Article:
Indeed it did. Humphrey tracked JuJu Smith-Schuster into the slot in Week 5 and Tyler Boyd on the A.J. Green-less Bengals in Week 6. By Week 7, the Ravens—4-2, humming on offense, and looking for extra juice in their secondary to make a true playoff push—sent linebacker Kenny Young and a fifth-round pick to the Los Angeles Rams in exchange for cornerback Marcus Peters. Peters, one of the most aggressive and instinctual man-cover corners in the NFL, was custom-built for the havoc-wreaking Martindale offense—but he was strictly an outside cornerback. So the Humphrey experiment became permanent: Humphrey became the Ravens’ starting slot cornerback. 

This sounds simple; it’s not. As Humphrey himself said:

“It’s definitely been different. Just the different breaks and angles to the football… For me, it was a big adjustment just because I never really thought I could get in there and move too well. I had to learn a little bit more of the playbook. But it’s really made me see the game a lot better because I already know what the corner is doing, and then on the nickel, I know how the corner is going to play it. I try to play it to where when I was at corner, you have to think: How do you want your nickel to play? And I kind of try to get on the same page as the corner. It’s been a new twist for me, but I’ve been doing all right with it for now."

Little speaks to a player’s football IQ as cleanly as that sentiment. Humphrey stepped into the slot role without a significant dropoff in play, which is an unbelievable feat for a player who has never played in the role previously. Once Smith returned from injury after the bye, Humphrey stayed on the field and played outside corner in two-receiver sets, and kicked inside against lighter personnel, again matching top receivers on key drives. As Hewitt said, “He’s heard the defense over and over again. He knows what the safety is supposed to be doing, he knows what the nickel is supposed to do… he knows what the end is supposed to do. He knows who’s supposed to be dropping. So that gives him the versatility… and he can make those adjustments throughout the game.”

This was the case for Humphrey against the San Francisco 49ers, when he chased Emmanuel Sanders around the formation and occasionally slammed down against zone flow to force runners back into the teeth of his defense. Again was it the case against the Browns in Week 16, the team that started this whole escapade, in which Humphrey bounced across the entire Cleveland roster, covering receivers and tight ends as Beckham stayed on the outside, avoiding the Humphrey matchup.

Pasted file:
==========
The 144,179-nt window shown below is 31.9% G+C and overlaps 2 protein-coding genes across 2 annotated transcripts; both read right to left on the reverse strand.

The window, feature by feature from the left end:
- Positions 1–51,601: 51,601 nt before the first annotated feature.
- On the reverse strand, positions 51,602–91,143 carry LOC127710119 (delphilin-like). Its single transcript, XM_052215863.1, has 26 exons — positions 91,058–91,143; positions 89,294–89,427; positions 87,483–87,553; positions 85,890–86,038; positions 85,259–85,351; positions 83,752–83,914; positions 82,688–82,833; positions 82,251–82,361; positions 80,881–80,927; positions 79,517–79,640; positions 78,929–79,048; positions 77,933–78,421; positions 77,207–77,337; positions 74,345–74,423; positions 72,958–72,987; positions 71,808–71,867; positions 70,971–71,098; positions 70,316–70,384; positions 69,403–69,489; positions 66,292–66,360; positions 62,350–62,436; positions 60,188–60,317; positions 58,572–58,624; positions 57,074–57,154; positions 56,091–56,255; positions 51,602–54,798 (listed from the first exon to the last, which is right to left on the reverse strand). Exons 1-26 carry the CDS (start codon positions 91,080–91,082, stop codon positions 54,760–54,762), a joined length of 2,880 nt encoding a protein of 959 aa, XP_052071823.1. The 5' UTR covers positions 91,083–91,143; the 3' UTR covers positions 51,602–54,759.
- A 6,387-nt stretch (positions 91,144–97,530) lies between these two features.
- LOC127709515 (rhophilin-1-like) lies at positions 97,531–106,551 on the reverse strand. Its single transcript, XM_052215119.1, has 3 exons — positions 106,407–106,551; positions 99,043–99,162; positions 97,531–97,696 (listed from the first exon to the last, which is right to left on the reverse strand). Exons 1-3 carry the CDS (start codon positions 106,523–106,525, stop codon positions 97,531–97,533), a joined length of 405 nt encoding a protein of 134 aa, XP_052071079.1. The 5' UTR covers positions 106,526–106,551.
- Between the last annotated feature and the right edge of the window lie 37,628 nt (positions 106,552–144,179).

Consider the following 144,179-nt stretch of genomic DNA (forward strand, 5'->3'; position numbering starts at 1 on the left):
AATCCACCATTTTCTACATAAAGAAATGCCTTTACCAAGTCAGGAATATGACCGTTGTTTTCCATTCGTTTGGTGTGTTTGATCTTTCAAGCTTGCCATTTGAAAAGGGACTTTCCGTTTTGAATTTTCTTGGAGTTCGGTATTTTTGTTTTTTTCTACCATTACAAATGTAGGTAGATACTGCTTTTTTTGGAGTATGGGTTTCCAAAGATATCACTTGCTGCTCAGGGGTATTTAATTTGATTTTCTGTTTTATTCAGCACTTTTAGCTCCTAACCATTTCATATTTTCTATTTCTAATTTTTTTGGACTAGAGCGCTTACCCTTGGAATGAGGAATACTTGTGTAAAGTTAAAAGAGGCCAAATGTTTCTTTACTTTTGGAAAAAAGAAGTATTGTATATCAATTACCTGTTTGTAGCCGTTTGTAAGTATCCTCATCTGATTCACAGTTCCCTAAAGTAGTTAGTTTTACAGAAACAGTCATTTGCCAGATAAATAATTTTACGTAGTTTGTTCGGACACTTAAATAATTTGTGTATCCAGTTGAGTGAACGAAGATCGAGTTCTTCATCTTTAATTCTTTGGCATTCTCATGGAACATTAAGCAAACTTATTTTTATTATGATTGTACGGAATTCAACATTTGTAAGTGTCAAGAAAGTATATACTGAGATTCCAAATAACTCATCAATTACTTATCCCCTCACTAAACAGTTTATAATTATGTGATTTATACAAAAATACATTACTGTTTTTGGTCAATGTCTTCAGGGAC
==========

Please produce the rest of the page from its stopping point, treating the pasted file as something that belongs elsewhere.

Those angles that Humphrey discussed from the slot? Different breaks to the football? Without the sideline protecting Humphrey from having to handle a variety of out-breaking routes, the newfound slot corner had to learn how to take flat angles to out-breaking routes to respect the threat of YAC and the cutback. Arguably, man coverage in the modern NFL is more difficult in the slot than on the outside. As WR1s increasingly play from reduced alignments, the slot affords them a two-way go that maximizes their route-running ability. Humphrey had to mirror those, using a different nature of leverage and patience than he had to when the sideline served as an extra defender to his advantage. He also saw more quick-breaking routes and had to adjust to undercutting breaks to deny quick passes.

For Humphrey to be a good outside cornerback, push into the slot, and become a better cornerback is ridiculous—but it happened. Humphrey once again had more than 10 passes defensed (14), which puts him with Giants CB James Bradberry and Eagles CB Darius Slay as the only three corners to have more than 10 PBUs in each season since Humphrey entered the league (2017-2019). According to PFF, Humphrey’s 10 “forced incompletions” in man coverage was third-best in the NFL, behind only Slay and 2019 DPOY Stephon Gilmore. Humphrey joined Peters on the First-Team All-Pro squad for 2019, his first recognition at that level. 

But all of this for a player who changed positions! Who went from the relative calmness of an outside corner in Martindale’s offense to the absolute insanity of a box player dedicated to disguise. Humphrey’s All-Pro nod was well-deserved, and perhaps his talent level will finally bust the misguided stereotype that the slot corner is the third-best cover guy on the team; he’s not. Humphrey is the best that Baltimore’s got, and arguably the best slot defender in the NFL. And it was only his first year on the job.

Filed In

Related Articles

Written By

The Draft Network